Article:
The Save Our Schools March - July 30, 2011
The Save our Schools March brought thousands of educators, parents, and concerned citizens to Washington, DC on July 30 to stand up for quality public education for all children. Many CEASE members attended both the march and the 2-day conference leading up to it, and others who couldn’t get to Washington participated in local protests held around the country. The nation’s leading education leaders and thinkers spoke in Washington at the SOS march: Linda Darling-Hammond, Jonathan Kozol, Diane Ravitch, Deborah Meier, Pedro Noguera, and many others. Actor Matt Damon joined the rally and gave a heart-felt speech of his own valuing teachers and his public school education.
The SOS March coalesced individuals and groups into a new grass roots movement that is raising awareness about the harmful education reform policies embodied in No Child Left Behind (NCLB) and Race to the Top (RTTT). These “corporate ed reforms” promote charter schools and the privatization of our nation’s schools. They have created a punitive environment where teachers’ jobs, pay and their school’s survival are tied to student test scores. Standardized tests are held up as the solution to the achievement gap rather than poverty and the inequalities in our education system that are its root cause. The over-focus on tests has narrowed the curriculum in our schools and led to teacher-directed, rote learning, the erosion of play, and the loss of imagination, original thinking, and a love of learning in our children.
A group of early childhood educators, with CEASE members well in attendance, caucused in DC. Our goal was to write one sentence—one comprehensive demand—that would bring early childhood issues into focus as part of the SOS Movement. We decided to state our demand this way: Early childhood education (birth-8) that respects young children's need to learn through active engagement and play, which tests cannot assess.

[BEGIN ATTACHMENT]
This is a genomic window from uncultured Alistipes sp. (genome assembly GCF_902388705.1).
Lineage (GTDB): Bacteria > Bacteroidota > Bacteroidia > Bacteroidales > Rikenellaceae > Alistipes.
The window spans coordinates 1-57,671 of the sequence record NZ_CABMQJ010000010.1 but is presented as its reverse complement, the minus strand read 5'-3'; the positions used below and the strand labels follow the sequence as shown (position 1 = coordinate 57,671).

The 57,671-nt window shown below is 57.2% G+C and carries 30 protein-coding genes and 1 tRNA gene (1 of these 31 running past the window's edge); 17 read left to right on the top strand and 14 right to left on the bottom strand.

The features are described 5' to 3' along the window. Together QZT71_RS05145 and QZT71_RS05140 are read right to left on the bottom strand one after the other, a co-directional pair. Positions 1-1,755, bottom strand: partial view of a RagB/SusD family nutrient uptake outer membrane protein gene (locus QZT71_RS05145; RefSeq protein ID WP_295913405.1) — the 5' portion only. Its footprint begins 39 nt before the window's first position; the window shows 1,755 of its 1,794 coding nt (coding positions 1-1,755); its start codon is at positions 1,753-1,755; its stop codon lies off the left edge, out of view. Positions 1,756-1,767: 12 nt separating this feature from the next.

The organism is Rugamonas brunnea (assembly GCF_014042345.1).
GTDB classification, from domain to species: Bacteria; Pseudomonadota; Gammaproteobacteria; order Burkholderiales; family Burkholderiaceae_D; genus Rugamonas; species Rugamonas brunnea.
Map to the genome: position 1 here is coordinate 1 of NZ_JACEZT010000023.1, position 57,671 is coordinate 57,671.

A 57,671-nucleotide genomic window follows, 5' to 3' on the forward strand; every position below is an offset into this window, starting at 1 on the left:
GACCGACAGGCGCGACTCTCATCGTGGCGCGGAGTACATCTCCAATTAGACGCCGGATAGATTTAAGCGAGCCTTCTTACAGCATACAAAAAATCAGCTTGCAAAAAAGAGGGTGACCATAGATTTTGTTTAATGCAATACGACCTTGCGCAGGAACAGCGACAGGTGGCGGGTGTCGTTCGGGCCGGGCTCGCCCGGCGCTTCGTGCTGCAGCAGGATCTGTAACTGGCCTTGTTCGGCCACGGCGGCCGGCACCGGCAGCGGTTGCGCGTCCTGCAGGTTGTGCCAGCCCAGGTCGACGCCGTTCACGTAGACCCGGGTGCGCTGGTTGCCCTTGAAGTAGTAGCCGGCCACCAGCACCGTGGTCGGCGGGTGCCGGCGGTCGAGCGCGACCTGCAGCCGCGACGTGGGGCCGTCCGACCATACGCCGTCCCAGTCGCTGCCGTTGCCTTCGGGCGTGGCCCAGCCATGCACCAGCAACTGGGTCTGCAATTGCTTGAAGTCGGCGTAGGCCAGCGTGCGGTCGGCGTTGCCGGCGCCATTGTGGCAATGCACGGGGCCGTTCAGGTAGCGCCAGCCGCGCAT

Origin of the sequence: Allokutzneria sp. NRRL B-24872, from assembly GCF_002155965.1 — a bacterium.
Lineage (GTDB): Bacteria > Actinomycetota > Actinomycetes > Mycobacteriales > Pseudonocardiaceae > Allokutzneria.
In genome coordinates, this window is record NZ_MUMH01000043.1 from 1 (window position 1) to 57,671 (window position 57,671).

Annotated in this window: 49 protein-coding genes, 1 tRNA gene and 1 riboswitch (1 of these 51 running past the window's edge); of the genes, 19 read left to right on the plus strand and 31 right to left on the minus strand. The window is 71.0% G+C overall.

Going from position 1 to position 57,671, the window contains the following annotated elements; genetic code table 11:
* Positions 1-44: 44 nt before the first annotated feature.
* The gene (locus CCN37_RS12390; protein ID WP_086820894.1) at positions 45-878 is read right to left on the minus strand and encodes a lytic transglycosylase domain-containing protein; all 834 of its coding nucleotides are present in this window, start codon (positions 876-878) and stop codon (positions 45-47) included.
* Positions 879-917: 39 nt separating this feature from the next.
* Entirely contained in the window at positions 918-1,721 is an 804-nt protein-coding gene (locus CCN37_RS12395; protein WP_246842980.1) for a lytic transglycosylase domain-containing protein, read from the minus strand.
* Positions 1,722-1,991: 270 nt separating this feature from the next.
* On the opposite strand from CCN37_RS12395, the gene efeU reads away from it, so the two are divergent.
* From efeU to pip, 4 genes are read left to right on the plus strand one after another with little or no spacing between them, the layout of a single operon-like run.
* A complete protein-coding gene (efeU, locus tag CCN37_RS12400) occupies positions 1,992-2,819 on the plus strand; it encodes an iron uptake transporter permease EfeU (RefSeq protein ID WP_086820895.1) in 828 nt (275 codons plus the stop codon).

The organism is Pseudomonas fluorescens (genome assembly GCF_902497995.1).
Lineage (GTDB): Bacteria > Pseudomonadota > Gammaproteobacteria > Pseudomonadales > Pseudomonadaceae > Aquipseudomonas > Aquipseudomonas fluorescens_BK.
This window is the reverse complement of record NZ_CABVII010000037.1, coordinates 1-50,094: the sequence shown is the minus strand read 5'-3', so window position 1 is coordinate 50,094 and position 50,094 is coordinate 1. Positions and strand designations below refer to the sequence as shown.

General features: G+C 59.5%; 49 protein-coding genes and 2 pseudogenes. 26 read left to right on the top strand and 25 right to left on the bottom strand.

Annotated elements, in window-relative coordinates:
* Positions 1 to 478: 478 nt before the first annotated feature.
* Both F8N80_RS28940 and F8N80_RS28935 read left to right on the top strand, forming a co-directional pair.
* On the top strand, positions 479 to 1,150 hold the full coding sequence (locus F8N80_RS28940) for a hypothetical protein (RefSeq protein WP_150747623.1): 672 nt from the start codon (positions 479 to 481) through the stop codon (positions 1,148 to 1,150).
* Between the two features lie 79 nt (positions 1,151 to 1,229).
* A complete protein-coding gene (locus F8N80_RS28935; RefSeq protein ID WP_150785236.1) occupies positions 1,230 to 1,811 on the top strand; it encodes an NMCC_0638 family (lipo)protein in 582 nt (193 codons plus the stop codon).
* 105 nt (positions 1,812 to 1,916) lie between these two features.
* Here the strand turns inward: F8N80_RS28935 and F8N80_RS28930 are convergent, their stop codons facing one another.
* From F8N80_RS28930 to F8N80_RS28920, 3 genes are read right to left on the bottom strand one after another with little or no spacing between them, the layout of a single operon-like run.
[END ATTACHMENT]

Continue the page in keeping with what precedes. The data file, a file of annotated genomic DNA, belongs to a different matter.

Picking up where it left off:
The recently announced Race to the Top competition for early childhood aid (Early Learning Challenge grants) will be awarded to early childhood programs that come up with and use early-learning development standards and assessments. This emphasis furthers the focus on early academics and testing that already exists from RTTT and the Common Core Standards. Many states are now in the process of pushing standards and testing down to the pre-K level. This means that it’s more important than ever for early childhood educators to get involved. We need to protect young children and their right to active and developmentally-based play and learning in a climate where it is rapidly disappearing.
By Nancy Carlsson-Paige
To learn about the Save Our Schools movement go to: www.SaveOurSchoolsMarch.org
To see the inspiring speeches from the SOS March in DC go to: YouTube
To read about the post campaign, go to: http://blogs.edweek.org/edweek/campaign-k-12/2011/07/march_leaders_craft_next_steps.html
CEASE at the SOS Marches in Washington, DC and Sacramento, CA